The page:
THIS month I had the pleasure of hosting a visit to Parliament of almost 40 Oxfordshire town and parish clerks.
I had arranged a full tour of both Houses of Parliament and afterwards the Prime Minister was kind enough to invite them for coffee.
They all had photos with him and their local MPs on the steps of 10 Downing Street.
I saw much more in this than just the chance for our clerks to find out what Parliament does and to meet the Prime Minister.
Our parishes and towns are key players in two important policy areas at the heart of the Government’s approach – localism and decentralisation; and these are inextricably linked to the notion of the Big Society.
Our clerks already do a magnificent job keeping their tier of local government going but they are now part of a radical move to devolve power away from central Government.
The Localism Bill shows how we will deliver greater power to local communities and strengthen local democracy:
We’ve set out how there will be new rights for local communities such as a new right to challenge to take over services; a new right to bid to buy local assets such as pubs; and a new right to veto excessive council tax rises through a referendum.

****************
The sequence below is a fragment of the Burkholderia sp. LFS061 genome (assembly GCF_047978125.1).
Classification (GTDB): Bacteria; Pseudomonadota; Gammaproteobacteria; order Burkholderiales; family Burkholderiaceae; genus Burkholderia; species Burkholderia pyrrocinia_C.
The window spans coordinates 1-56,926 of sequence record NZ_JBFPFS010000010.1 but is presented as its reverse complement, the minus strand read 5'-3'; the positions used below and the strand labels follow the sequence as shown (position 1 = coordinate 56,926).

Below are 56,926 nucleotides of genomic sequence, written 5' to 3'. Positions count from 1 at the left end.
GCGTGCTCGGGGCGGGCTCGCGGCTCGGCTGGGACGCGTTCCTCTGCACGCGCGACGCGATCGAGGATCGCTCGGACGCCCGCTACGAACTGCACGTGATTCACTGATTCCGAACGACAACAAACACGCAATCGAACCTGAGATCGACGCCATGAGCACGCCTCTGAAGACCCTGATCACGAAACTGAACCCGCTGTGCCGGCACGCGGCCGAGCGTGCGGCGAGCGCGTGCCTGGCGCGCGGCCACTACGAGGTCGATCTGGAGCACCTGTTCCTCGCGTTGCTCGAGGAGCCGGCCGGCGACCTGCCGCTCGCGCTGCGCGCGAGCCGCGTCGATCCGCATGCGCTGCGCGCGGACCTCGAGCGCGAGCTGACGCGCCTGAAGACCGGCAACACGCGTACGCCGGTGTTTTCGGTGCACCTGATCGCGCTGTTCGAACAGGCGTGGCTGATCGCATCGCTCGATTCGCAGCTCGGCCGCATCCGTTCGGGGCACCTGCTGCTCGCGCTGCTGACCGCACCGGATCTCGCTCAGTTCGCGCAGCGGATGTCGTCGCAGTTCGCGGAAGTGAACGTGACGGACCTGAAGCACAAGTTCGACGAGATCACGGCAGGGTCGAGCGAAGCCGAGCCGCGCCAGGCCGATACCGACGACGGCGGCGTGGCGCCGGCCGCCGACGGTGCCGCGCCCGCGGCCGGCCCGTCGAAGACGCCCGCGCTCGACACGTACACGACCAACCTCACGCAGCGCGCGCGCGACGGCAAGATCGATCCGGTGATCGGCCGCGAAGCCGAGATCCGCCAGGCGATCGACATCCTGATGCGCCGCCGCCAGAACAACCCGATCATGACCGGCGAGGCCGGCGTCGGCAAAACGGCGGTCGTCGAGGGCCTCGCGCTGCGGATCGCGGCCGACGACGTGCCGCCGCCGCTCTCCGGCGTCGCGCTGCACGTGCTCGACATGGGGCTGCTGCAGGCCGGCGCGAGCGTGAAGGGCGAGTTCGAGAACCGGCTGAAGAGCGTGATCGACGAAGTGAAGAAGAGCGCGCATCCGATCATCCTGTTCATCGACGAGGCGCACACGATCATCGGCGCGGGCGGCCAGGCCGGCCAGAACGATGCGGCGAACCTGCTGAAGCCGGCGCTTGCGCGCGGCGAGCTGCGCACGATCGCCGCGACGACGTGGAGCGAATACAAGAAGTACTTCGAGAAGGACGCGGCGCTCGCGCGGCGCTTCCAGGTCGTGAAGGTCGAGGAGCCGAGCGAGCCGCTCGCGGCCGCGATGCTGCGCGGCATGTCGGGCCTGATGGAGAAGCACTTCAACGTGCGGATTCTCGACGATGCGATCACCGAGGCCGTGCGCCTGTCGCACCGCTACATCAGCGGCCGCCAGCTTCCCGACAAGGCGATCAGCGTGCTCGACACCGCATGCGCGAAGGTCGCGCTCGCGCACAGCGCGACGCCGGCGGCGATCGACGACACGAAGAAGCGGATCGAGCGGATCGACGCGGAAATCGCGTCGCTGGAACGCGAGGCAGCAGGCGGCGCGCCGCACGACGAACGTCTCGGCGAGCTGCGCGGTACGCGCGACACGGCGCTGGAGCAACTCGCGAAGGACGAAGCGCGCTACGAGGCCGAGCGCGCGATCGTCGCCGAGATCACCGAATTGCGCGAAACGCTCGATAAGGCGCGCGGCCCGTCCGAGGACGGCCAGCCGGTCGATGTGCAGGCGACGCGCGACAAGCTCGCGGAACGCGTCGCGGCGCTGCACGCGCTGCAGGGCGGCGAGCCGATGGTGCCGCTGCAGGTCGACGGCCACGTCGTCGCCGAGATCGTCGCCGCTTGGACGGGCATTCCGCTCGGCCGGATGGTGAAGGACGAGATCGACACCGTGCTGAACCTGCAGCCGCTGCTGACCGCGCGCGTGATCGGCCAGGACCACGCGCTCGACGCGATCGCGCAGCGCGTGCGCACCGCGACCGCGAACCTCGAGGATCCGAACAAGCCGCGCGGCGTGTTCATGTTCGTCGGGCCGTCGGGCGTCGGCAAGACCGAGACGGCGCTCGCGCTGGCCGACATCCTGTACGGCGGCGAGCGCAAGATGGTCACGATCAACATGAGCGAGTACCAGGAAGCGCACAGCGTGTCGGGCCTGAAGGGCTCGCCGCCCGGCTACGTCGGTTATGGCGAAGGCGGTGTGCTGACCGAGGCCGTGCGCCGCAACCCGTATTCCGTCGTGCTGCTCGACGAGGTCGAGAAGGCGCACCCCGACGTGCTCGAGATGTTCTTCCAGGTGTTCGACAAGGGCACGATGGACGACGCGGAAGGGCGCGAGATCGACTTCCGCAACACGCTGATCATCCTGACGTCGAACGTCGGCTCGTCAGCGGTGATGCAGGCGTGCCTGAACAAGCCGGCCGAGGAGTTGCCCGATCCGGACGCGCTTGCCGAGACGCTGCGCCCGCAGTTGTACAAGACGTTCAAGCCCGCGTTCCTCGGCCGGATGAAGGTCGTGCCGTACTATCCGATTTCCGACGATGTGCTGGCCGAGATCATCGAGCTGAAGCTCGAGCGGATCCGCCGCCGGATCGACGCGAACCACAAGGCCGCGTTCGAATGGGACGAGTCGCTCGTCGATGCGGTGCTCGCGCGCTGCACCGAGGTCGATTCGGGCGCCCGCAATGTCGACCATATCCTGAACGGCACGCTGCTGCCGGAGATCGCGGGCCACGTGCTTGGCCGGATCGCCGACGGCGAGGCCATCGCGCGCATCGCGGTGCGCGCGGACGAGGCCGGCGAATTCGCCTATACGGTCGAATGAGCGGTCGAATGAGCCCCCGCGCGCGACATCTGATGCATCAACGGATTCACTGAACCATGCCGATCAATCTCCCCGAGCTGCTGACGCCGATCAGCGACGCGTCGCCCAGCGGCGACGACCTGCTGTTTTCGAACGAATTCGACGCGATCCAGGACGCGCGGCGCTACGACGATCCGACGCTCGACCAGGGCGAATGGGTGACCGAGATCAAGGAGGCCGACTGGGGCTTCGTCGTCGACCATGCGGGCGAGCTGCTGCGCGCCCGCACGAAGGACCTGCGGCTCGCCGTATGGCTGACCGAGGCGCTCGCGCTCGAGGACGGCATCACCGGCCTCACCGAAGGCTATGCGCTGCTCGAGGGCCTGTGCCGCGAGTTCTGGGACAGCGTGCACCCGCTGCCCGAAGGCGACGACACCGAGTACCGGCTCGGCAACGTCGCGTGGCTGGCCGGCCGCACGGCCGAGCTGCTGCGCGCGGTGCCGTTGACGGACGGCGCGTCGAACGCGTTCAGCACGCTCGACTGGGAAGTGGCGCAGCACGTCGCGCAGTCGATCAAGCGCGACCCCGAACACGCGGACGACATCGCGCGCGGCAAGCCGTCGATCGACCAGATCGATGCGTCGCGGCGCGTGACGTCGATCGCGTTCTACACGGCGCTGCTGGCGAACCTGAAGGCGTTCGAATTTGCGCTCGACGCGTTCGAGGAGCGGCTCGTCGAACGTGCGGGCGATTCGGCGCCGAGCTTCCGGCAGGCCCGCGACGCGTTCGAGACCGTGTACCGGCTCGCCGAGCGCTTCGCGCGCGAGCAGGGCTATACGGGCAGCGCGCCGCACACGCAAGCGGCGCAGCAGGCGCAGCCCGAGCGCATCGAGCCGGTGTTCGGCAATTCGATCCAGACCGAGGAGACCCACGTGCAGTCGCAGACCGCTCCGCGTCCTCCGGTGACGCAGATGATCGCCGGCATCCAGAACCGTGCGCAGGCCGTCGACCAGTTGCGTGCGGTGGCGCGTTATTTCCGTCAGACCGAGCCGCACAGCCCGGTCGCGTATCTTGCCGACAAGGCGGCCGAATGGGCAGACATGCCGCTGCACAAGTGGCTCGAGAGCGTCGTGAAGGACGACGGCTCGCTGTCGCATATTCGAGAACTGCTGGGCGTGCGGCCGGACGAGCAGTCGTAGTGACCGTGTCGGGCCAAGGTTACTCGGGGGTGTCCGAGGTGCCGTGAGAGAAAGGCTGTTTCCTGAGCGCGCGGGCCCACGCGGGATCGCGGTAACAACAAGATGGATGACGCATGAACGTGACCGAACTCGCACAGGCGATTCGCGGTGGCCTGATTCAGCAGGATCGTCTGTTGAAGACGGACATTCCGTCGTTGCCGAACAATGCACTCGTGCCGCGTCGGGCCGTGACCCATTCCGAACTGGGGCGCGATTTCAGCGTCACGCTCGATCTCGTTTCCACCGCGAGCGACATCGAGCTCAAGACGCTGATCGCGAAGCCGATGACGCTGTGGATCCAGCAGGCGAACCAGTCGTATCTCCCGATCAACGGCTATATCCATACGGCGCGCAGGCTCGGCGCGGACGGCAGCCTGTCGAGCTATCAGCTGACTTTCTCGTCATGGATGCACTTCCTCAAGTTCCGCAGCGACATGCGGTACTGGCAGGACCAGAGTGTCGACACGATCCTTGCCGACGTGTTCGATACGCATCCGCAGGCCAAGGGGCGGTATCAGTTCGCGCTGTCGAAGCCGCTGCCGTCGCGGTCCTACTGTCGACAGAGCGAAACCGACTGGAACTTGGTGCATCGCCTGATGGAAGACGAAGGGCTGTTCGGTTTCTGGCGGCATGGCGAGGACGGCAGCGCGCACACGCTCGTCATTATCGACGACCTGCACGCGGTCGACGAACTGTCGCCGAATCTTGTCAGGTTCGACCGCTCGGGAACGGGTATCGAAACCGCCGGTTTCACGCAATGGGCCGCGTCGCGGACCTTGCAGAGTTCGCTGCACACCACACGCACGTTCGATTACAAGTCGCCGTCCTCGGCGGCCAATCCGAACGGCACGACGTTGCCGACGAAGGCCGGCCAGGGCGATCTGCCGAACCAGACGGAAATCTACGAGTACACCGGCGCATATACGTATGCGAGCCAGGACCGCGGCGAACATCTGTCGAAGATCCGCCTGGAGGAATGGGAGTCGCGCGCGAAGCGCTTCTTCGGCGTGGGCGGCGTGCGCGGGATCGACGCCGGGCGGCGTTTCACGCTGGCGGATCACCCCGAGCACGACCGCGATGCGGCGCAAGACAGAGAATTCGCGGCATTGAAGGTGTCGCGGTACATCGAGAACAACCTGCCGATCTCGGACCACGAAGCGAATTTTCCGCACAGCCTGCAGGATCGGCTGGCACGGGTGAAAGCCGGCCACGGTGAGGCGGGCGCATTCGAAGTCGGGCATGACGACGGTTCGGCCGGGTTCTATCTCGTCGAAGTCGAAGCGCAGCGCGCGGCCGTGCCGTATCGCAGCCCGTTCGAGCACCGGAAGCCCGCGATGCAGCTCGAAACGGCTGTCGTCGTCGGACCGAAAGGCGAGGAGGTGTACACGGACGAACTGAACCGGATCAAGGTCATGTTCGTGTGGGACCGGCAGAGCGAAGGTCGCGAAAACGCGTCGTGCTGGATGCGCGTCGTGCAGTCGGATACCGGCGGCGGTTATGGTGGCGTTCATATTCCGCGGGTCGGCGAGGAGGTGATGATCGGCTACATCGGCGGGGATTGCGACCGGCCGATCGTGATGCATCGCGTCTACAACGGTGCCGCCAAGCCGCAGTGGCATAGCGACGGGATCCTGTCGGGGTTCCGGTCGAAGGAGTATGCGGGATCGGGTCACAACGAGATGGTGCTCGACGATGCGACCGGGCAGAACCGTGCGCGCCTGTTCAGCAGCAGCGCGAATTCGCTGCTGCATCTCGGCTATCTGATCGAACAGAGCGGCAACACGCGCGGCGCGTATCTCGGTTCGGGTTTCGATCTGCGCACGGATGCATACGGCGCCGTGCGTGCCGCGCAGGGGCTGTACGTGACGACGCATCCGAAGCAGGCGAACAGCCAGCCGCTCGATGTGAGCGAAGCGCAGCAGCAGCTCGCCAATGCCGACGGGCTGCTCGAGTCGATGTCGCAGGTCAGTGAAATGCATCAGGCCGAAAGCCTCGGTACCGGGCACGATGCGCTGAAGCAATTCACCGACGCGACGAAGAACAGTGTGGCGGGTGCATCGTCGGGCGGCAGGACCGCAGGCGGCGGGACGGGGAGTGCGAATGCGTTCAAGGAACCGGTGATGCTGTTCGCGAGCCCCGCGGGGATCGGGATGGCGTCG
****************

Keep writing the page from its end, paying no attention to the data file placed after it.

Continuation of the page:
There’s also a community Right to Build giving local communities the freedom they need to come together to build new homes and amenities in their towns and villages.
Britain has become increasingly centralised over the years. Central government has had a high degree of control over what can be done locally.
Those parish and town clerks who visited me will see local decision-making become the norm rather than the exception. They seemed up for the challenge.